Last month I found a library in my community. It is a quaint building on the edge of town. I think my heart exploded into happiness when I found it; I love libraries. I spoke with the librarian and made two major accomplishments that day: I discovered the books that non-locals can check out and I left my contact information for volunteer opportunities. Within two days I was reading a novel by Gabriel Garcia Marquez and I had received a call from the Library Director regarding a teaching opportunity.
I teach English Conversation for two hours every Wednesday evening. I researched and reached out to some certified ESL/EFL folks to obtain the ideal direction and needed tools for my class. I studied International Studies and the Spanish Language in college, not Education, but my students are learning and I love teaching them so this seems to be working! My class is a mix of ages and most are beginners. I lead the class in Spanish but I want them to hear as much English as possible and to practice speaking in English. It’s an interactive, bilingual approach.
Tonight I finalized my lesson on the simple present tense for tomorrow’s class. For a tense that has the word ‘simple’ in the title, it is not so simple! I’m sure they will love to hear that if the verb ends in “SS”, “SH”, “CH”, “O” or “X” they must add an “ES” to the end of the verb in order to form the third person affirmative form. If the verb ends in a “Y” and is preceded by a consonant they must add an “IE” to the end of the verb in order to form the third person affirmative form. Oh, and of course some verbs are very strange such as ‘to be’, ‘to have’ and ‘to do’ – they change in form and pronunciation so they must be memorized. Really!? When you look at these rules you realize it’s not so simple. I know there are exceptions in the Spanish language as well but English is so random! (Or maybe I have just been looking at all of this for far too long tonight and it’s time to go to bed).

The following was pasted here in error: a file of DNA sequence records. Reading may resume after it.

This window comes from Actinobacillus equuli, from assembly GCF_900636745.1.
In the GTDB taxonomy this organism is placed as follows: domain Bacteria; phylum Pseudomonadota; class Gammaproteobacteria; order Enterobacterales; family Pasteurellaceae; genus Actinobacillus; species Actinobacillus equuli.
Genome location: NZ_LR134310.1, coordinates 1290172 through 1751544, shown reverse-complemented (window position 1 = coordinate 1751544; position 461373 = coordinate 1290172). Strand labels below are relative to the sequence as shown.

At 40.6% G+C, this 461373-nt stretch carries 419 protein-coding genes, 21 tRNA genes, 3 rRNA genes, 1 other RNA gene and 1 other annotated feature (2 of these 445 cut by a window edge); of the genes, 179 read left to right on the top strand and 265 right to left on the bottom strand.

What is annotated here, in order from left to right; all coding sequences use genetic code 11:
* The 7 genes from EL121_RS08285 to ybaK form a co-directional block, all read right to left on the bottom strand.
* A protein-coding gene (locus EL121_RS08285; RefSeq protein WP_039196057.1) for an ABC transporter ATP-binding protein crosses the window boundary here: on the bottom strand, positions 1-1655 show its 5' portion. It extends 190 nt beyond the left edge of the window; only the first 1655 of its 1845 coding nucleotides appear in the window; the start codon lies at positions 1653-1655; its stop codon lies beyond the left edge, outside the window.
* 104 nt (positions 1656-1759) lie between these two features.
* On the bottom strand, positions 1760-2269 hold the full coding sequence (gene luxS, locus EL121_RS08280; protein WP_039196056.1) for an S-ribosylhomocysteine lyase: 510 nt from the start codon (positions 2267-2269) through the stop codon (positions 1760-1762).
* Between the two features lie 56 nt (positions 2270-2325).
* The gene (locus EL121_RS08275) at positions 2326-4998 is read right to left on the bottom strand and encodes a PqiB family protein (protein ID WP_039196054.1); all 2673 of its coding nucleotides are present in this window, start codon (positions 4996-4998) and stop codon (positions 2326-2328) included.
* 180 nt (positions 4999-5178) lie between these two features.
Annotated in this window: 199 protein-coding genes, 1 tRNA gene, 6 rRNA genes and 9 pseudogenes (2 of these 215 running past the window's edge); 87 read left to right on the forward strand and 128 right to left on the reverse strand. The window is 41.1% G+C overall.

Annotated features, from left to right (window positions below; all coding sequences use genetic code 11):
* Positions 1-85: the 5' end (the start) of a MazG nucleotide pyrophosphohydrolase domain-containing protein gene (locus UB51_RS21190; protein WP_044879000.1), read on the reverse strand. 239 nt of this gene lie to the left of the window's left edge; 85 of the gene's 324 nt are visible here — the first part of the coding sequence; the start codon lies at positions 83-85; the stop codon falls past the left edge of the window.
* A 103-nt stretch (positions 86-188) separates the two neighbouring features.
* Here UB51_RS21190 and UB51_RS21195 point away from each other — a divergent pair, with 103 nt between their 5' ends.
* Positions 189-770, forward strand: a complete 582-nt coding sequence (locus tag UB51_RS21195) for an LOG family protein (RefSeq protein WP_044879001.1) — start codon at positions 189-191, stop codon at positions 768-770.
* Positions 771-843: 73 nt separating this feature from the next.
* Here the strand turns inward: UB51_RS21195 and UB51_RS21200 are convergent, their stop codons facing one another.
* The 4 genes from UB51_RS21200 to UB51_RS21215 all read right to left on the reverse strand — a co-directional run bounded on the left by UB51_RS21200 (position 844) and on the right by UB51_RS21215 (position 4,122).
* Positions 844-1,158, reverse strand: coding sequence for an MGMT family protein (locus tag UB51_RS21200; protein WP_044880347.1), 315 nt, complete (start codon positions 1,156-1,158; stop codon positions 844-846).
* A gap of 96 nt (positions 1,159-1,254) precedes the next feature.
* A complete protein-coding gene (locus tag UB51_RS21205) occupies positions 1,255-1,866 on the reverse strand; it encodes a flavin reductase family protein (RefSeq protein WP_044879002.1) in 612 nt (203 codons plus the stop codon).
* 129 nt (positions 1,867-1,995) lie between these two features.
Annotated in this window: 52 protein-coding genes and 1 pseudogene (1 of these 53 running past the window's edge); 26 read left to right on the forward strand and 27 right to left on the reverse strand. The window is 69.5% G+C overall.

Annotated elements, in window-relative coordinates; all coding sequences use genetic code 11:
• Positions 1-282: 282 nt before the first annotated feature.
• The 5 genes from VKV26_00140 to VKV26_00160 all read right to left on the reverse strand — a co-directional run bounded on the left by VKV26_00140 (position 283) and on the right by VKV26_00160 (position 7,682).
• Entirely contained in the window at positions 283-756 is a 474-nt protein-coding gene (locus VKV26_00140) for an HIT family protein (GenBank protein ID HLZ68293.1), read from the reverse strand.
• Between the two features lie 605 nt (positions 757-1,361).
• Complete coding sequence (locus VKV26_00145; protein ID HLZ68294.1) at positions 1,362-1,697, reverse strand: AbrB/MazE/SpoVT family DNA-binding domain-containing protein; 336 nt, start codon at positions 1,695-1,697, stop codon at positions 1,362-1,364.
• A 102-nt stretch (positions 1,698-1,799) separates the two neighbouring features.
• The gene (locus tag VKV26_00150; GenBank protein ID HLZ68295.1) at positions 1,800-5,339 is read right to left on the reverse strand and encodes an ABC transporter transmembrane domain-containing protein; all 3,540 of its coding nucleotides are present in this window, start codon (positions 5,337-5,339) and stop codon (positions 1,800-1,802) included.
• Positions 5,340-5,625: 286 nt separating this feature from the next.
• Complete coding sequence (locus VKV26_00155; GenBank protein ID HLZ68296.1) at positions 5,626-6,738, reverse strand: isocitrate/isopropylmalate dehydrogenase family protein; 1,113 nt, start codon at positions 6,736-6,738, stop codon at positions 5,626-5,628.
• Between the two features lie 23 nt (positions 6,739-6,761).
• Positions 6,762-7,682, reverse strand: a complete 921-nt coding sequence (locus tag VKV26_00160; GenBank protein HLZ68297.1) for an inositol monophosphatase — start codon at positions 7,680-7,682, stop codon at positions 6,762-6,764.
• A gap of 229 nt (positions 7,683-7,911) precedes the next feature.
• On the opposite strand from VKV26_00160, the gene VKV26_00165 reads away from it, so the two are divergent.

My class outline usually includes a review from the previous lesson, the lesson for the day, a quick break, an interactive class activity based on our lesson of the day, a game, an explanation of two idioms and at the end I add some United States culture that we can discuss. They love anything related to U.S. culture so both the idioms and the discussion is a great way to keep them engaged. Last week the idioms I taught them were “You look like a million bucks!” and “To go cold turkey”. The library closed early (for unknown reasons) so I didn’t have a lot of time to explain the idioms. There were a lot of confused faces at the end of class; I’ll make sure I explain the idioms tomorrow! The U.S. culture section of the outline depends on upcoming holidays or interesting pop culture. Last week I was going to talk about Easter customs. I was going to explain that in the States many children paint Easter eggs, have Easter egg hunts and receive treats in their Easter baskets from the Easter bunny. I was going to mention that we do not have a ‘Burning of Judas’ like they do here in Costa Rica. Yes, you read that correctly! A burning of Judas, you ask? Well the custom here is that on the Saturday before Easter Sunday the town gathers together and burns Judas effigies. Yes, that was plural, as in multiple Judas’ go up in flames! Apparently Costa Ricans do not take kindly to traitors! I could make an entire post on this Easter customs!
My students are inquisitive and very eager to learn; they are also so humble and kindhearted. I look forward to Wednesdays.